SELU Lions Football Team Benefits From Transfer Students

The Southeastern Lions football program has benefitted heavily over the last few years from student athletes who have transferred from FBS schools such as the University of Oregon and LSU.

Many of these players have decided that they would rather transfer to a smaller school, rather than sit on the bench at a big school.

Former Lion great, Bryan Bennett, is a former transfer from the University of Oregon.

Bennett was in line to be the starting QB at Oregon before being beaten out by Freshman phenom Marcus Mariota. According to reports from The Oregonian, Bennett lobbied heavily for playing time on special teams during his season as Mariota’s backup. In a separate report from DuckAuthority, it’s stated that Bennett was even contemplating a move to linebacker prior to transferring to Southeastern.

Bennett mad the move to Hammond prior to the 2013 season and lead the Lions to back-to-back Southland Conference Championships. Bennett’s play at QB even warranted calls from the NFL, with the Indianapolis Colts bringing him in for the 2015 training camp and pre-season.

While Bennett is likely to remain the highest profile transfer player around Hammond for awhile, he is far from the only student athlete to transfer to Southeastern.

Almost half of the Lions’ roster is made up of transfer students, including QBs D’Shaie Landor and Donovan Isom, who both transferred from FBS schools.

According to the Times-Picayune, Landor redshirted his first season at the University of Louisiana-Lafayette and saw limited action in his freshman year. After only playing in 3 games with the Ragin Cajuns, Landor transferred to Southeastern where he backed up Bennett for a season before becoming the starter.

Backup QB Isom , in an interview with the Southeastern U. Reporter, shared his experience as a transfer student. Isom said that he originally committed to Utah because he believed the coaches and spread offense in place would give him the best chance to succeed.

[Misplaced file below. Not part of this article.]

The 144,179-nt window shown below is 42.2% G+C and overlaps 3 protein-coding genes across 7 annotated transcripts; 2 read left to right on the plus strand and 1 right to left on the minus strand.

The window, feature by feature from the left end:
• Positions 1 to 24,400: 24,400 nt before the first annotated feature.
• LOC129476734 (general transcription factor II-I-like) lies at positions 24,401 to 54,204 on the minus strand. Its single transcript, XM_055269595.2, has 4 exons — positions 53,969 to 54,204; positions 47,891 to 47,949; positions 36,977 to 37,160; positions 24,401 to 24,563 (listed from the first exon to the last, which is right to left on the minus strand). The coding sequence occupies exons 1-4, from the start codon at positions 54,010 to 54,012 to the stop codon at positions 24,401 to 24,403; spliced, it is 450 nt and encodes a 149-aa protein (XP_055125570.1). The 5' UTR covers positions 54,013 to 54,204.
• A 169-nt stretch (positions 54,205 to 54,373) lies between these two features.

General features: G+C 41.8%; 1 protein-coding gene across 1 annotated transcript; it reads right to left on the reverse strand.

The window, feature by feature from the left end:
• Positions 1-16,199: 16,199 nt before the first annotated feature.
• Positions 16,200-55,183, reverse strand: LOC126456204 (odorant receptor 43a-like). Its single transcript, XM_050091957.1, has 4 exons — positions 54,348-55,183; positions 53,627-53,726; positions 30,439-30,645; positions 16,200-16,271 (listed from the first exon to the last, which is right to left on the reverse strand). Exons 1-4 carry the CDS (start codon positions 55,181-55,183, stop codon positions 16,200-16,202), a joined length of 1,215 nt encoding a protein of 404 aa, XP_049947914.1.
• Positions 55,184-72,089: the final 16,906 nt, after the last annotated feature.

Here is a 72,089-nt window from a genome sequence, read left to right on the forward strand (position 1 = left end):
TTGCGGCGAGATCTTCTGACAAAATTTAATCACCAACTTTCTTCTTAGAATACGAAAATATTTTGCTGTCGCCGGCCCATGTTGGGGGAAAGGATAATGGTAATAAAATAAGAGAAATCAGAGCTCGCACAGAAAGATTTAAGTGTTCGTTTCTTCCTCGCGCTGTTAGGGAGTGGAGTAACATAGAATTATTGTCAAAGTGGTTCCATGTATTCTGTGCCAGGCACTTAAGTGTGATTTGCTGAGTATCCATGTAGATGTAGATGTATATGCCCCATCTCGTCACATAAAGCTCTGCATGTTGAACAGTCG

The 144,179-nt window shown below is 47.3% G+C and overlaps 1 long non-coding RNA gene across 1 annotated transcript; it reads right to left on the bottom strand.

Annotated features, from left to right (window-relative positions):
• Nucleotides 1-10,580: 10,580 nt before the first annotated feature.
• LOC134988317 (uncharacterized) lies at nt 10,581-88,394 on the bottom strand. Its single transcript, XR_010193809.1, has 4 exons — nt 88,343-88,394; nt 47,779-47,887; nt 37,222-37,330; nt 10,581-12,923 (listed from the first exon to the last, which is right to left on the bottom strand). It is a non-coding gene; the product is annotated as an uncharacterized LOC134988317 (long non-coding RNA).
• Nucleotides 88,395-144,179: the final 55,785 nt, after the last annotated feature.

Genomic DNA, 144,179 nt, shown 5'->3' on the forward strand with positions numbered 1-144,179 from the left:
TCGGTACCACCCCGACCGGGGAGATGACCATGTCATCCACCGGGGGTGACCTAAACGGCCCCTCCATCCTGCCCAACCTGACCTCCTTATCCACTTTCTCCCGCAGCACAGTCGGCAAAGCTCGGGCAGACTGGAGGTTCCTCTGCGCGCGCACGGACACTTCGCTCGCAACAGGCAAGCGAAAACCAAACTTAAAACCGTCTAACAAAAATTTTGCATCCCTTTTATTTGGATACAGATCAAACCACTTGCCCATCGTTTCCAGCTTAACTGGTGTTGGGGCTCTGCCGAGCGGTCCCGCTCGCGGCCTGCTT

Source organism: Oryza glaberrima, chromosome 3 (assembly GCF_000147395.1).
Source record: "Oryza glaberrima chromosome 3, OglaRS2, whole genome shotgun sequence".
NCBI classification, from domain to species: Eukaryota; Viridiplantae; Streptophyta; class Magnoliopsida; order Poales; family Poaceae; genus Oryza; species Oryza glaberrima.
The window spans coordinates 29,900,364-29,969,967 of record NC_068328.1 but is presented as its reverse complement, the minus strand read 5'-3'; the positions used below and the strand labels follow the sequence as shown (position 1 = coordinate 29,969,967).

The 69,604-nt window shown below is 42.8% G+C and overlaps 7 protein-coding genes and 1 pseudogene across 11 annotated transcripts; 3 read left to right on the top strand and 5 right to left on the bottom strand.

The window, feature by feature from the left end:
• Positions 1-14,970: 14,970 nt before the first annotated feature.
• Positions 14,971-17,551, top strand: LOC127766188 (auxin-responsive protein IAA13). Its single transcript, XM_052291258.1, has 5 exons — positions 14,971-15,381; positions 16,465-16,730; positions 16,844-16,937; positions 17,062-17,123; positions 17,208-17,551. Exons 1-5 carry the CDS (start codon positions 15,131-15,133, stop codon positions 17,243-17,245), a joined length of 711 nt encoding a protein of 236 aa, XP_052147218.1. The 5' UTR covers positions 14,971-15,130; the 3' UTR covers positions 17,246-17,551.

After redshirting his first season in Utah, Isom left for personal reasons. He said that he wanted to be closer to home after a fire destroyed the home that his mother, sister and grandparents were sharing in Edgard, Louisiana. Along with wanting to be closer to home, Isom also selected Southheastern because of the spread offense the Lions run being similar to Utah’s offense.

Typically students who transfer are required to sit out of sports for a year by the NCAA, yet there are many exceptions to this rule. The most commonly used exception is known as the One-Time Transfer Exception.

According to the National Collegiate Scouting Association Athletic Recruiting or NCSA, “…an athlete can transfers to a Football Championship Subdivision (FCS or I-AA) school and use this exception provided he or she has at least two seasons of competition remaining.” Using this exception is how players like Bennett, Landor and Isom were able to avoid sitting out a season after transferring to Southeastern.

Of the 46 transfer students on the Lions’ football roster, 14 transferred from division FBS schools, with six of them transferring from Power Five conferences.


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